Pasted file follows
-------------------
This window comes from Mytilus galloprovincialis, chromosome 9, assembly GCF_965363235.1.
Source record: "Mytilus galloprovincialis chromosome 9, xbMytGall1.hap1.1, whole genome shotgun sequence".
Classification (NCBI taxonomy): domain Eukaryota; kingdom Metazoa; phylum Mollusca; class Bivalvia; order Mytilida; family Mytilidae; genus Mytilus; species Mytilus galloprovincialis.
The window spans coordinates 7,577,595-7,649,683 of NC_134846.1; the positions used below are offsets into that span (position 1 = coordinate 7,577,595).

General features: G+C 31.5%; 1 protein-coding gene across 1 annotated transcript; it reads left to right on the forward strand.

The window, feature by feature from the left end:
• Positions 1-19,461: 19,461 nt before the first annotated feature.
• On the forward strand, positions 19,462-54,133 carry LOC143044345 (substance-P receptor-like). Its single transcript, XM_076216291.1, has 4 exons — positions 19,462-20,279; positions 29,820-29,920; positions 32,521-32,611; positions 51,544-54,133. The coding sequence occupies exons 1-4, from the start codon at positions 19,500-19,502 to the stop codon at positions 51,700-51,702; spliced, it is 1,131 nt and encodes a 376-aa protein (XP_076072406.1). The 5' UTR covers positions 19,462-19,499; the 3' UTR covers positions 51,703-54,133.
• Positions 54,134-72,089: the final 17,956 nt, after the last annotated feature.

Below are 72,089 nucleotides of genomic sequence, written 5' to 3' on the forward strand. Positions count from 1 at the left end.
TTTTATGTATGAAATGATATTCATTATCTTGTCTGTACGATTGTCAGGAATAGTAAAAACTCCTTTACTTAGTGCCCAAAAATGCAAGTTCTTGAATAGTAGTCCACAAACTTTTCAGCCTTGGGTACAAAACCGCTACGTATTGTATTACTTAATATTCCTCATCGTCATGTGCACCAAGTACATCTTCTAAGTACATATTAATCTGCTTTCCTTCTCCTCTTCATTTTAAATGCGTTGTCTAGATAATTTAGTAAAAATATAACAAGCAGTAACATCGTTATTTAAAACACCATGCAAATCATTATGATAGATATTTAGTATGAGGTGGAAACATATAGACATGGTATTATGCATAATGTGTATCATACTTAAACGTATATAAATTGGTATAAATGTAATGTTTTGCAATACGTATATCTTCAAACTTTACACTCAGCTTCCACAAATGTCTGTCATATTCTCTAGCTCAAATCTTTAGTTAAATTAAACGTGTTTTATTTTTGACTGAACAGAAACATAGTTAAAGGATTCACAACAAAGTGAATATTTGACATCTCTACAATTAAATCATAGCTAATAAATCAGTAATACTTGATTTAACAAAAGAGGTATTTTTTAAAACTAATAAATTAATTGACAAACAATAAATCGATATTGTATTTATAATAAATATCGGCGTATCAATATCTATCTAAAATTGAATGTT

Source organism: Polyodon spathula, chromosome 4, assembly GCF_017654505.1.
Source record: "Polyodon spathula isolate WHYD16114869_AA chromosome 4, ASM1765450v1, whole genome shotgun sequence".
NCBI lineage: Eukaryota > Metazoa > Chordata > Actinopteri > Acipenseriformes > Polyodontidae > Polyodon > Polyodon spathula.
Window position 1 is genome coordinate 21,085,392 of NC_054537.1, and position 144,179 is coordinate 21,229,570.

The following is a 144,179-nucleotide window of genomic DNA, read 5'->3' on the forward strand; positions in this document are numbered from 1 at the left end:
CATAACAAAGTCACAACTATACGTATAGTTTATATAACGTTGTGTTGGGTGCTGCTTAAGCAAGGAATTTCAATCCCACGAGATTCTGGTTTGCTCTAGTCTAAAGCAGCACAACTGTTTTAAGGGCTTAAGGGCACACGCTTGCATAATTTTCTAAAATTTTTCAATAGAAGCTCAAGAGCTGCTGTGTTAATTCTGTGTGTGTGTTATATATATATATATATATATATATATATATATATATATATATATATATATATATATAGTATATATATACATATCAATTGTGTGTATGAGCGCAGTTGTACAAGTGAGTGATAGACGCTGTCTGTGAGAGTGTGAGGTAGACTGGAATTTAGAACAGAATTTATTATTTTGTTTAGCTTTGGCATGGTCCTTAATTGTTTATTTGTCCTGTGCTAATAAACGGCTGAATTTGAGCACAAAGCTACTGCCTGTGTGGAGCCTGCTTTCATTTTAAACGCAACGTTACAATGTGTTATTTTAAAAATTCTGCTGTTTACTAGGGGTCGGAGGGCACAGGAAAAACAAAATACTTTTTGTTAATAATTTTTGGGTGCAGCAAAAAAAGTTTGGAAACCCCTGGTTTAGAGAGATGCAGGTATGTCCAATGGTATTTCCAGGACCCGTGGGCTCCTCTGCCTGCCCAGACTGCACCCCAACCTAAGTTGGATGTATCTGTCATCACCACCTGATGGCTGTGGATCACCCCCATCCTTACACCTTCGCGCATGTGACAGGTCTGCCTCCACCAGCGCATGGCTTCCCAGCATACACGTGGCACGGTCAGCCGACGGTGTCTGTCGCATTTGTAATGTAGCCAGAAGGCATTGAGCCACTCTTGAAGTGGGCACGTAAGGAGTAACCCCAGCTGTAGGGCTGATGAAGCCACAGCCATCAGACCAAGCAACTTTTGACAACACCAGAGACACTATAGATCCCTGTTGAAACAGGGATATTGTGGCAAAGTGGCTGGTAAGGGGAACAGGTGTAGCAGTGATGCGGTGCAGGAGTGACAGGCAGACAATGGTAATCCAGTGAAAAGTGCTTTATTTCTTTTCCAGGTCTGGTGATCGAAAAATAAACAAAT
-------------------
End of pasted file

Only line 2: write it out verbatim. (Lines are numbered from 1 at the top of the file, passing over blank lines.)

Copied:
Source record: "Mytilus galloprovincialis chromosome 9, xbMytGall1.hap1.1, whole genome shotgun sequence".